As I approached the lodge, with flashlight in hand, I did a walk-around checking all four sides of the building. There in two feet of snow, at twenty below zero, was a set of footprints. Not boot prints, but bare footprints. I was dumbstruck! They went up to a window, which had been broken from the outside. The burglar then had walked across the barroom, located the money, and went back out the same window. The tracks then went a few hundred yards to where he had parked his vehicle.

I took photos and drew sketches of the footprints and tire tracks. We didn’t have digital cameras or smart phones in those days. I interviewed the few people who were in the living quarters of the lodge, took foot measurements and eliminated them as suspects. It was pretty apparent that whoever the barefoot burglar was, he was going to be suffering some foot damage.

I put out the word around town and it wasn’t long before the bar directly across the street from us called and said a kid showed up there with frostbitten feet. I picked him up. He was 17 years old and very talkative. He said he knew we could identify boot prints and figured if he went barefoot we wouldn’t be able to track him down.

Then there was the case of the “Peanut Picker.” This story is somewhat of an embarrassment to me, but I’ll include it anyway. While driving through town late one night, I saw a tractor-trailer rig parked near the highway in the parking lot of one of the local bars. The side door on the trailer was open and I saw movement in the dark interior. Thinking that possibly someone was getting into the contents while the driver was in the bar eating, I turned my patrol car around and came up alongside the trailer door with my window down. I shined my spotlight inside the door and instantly a large gray object came reaching out of the trailer toward my face. It had a finger-like protuberance on the end of it. It happened so fast that, even though I was seat-belted in, I felt the car roof crushing the top of my Stetson hat as I nearly jumped out of my skin. Then I realized it was an elephant!

I got out of the patrol car, walked around to the driver’s side of the rig, and saw “Jumbo the Elephant” painted on the trailer in large letters. I checked the cab and found the driver sleeping. After I woke him he explained that whenever he stopped the rig, he had to open the trailer door for Jumbo, or the elephant would get nervous and start rocking the trailer. I made the mistake of letting my friends know about the “Peanut Picker” incident and took serious ribbing for a long time afterward.

Winters in Delta are severe. It can get just as cold in Delta as in Fairbanks, but while Fairbanks doesn’t get much wind in the winter, Delta does.

When the temperatures were colder than forty degrees below zero, school was called off. We saw our thermometer go down to eighty below zero! The three trooper patrol cars had to stay outside as none of us had a garage. In the coldest part of the winter that caused several problems. We had to back the vehicles into our driveways when we arrived home because when the vehicles got extremely cold we couldn’t shift the gears in and out of reverse.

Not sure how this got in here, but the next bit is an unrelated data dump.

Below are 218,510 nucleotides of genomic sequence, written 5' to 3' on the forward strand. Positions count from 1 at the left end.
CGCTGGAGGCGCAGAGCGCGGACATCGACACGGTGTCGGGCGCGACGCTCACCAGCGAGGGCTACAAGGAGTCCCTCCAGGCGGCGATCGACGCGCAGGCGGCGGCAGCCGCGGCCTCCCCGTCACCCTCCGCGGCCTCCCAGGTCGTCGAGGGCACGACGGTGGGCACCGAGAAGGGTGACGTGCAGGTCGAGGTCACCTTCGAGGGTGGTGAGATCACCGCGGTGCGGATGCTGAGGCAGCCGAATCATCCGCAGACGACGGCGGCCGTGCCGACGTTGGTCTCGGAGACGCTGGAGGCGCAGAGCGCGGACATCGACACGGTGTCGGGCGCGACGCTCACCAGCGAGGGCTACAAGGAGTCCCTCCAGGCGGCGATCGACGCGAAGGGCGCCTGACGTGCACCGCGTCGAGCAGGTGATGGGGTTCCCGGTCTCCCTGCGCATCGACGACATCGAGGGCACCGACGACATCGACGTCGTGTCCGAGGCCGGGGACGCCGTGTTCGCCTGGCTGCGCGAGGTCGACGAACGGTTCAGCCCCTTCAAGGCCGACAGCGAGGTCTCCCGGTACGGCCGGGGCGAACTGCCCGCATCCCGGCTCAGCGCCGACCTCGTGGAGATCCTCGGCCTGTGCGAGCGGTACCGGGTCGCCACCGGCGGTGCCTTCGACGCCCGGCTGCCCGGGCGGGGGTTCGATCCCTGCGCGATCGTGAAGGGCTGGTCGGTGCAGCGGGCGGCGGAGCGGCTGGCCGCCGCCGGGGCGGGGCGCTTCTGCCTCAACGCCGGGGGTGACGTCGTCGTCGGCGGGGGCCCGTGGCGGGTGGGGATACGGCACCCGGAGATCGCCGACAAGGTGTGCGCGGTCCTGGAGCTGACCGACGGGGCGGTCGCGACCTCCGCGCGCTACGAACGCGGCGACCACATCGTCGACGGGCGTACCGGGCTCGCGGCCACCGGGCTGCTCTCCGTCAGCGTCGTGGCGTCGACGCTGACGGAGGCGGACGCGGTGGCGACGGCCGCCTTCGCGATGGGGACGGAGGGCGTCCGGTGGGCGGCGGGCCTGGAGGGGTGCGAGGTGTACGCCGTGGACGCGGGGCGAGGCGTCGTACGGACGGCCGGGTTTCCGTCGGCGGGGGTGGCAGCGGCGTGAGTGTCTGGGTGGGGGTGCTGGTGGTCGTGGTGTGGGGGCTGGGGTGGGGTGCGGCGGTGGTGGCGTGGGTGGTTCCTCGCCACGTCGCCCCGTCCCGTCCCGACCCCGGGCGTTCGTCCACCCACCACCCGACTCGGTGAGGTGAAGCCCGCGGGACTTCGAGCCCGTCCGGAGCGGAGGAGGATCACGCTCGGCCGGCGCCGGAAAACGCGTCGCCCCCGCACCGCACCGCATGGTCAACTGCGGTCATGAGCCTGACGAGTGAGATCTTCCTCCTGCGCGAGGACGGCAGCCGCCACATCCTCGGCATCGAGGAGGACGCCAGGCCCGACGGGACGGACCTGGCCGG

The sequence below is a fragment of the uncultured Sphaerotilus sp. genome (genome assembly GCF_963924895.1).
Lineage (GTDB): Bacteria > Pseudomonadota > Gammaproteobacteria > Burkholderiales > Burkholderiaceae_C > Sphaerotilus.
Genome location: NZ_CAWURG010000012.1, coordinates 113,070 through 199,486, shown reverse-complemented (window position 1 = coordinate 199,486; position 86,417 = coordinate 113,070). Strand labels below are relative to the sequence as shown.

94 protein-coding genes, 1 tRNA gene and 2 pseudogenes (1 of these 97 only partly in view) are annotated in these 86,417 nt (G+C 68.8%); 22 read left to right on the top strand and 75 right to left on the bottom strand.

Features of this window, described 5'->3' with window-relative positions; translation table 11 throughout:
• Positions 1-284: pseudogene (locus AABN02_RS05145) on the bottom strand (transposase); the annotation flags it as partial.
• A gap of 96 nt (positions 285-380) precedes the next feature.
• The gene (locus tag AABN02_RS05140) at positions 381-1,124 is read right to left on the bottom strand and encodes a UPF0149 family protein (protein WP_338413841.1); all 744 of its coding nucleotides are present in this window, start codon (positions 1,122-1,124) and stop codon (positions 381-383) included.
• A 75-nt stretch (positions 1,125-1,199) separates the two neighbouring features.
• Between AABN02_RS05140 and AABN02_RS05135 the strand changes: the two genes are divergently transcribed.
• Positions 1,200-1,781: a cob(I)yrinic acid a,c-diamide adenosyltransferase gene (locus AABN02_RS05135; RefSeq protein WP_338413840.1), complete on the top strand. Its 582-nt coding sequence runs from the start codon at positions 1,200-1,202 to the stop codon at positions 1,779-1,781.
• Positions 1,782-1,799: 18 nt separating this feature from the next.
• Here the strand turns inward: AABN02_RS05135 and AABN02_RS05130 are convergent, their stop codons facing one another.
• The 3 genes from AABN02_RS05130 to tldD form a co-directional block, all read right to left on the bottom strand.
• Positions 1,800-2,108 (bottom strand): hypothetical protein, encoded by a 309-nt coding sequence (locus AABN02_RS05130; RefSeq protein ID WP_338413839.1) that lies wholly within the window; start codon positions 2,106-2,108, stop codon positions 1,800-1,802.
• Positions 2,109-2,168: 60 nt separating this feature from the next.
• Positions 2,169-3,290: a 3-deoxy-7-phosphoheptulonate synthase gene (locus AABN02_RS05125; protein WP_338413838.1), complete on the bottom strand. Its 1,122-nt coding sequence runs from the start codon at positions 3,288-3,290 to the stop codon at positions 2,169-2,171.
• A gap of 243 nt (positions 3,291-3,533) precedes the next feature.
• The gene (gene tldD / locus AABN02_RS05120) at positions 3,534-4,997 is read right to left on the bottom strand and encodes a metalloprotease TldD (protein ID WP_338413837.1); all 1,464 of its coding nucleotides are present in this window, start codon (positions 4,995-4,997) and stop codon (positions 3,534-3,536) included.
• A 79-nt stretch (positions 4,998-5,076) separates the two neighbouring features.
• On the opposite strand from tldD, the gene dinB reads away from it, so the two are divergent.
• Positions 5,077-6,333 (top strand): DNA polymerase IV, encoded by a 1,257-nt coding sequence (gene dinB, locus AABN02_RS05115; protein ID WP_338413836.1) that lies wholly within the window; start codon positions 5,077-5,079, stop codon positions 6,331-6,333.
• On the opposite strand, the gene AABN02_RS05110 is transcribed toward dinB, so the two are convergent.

There were three heaters on my rig: one for the dipstick, one on the engine block, and one in the vehicle cab. There were still no guarantees that it would start, so I had to leave it running all night when I was on call. Around three o’clock in the morning I would get up and drive over to the highway department’s garage where I refueled the rig. I would then bring it back home and go to bed, leaving the car running. Even when we did everything right and were able to get our vehicles into gear, we still had the problem of all four tires being flat on the bottom and frozen that way. Many times we had to drive to emergency situations with ‘square tires’ for several miles until they finally rounded out.

A lot of people make the mistake of driving in the wintertime with their car heater on high and their coat on the back seat. That works fine until you crash your vehicle and are pinned in it, unable to reach your warm gear and get it on. When that happens in severe cold, unless someone arrives on the scene immediately, you are in danger of freezing to death. We never had anyone freeze to death while I was in Delta, but we did send a few accident victims to the hospital with frostbite injuries. Leaving the heater turned down and being dressed warmly could have prevented those injuries.

We had many interesting incidents in Delta involving bison. They are a beautiful animal and we enjoyed having them around. I remember one moonlit night we were awakened by a couple of sharp barks from our Labrador who was in his doghouse outside. After those two barks, he was silent. I jumped up out of bed and looked out the bedroom window. I was stunned at what I saw. Right under our window, about three feet away from the house, was an entire herd of bison running by as if they had been stampeded. Even more incredible, there was no sound. We had about two feet of snow on the ground, but still you would think there would be some kind of rumbling sound. There wasn’t. It was dead silent and very eerie with the moon in the background reflecting on the snow and the herd of bison running. This “ghost” bison herd was within a few feet of our dog’s house, and he was cowering in the back of it, not making a peep. That was probably the smartest thing that dog ever did.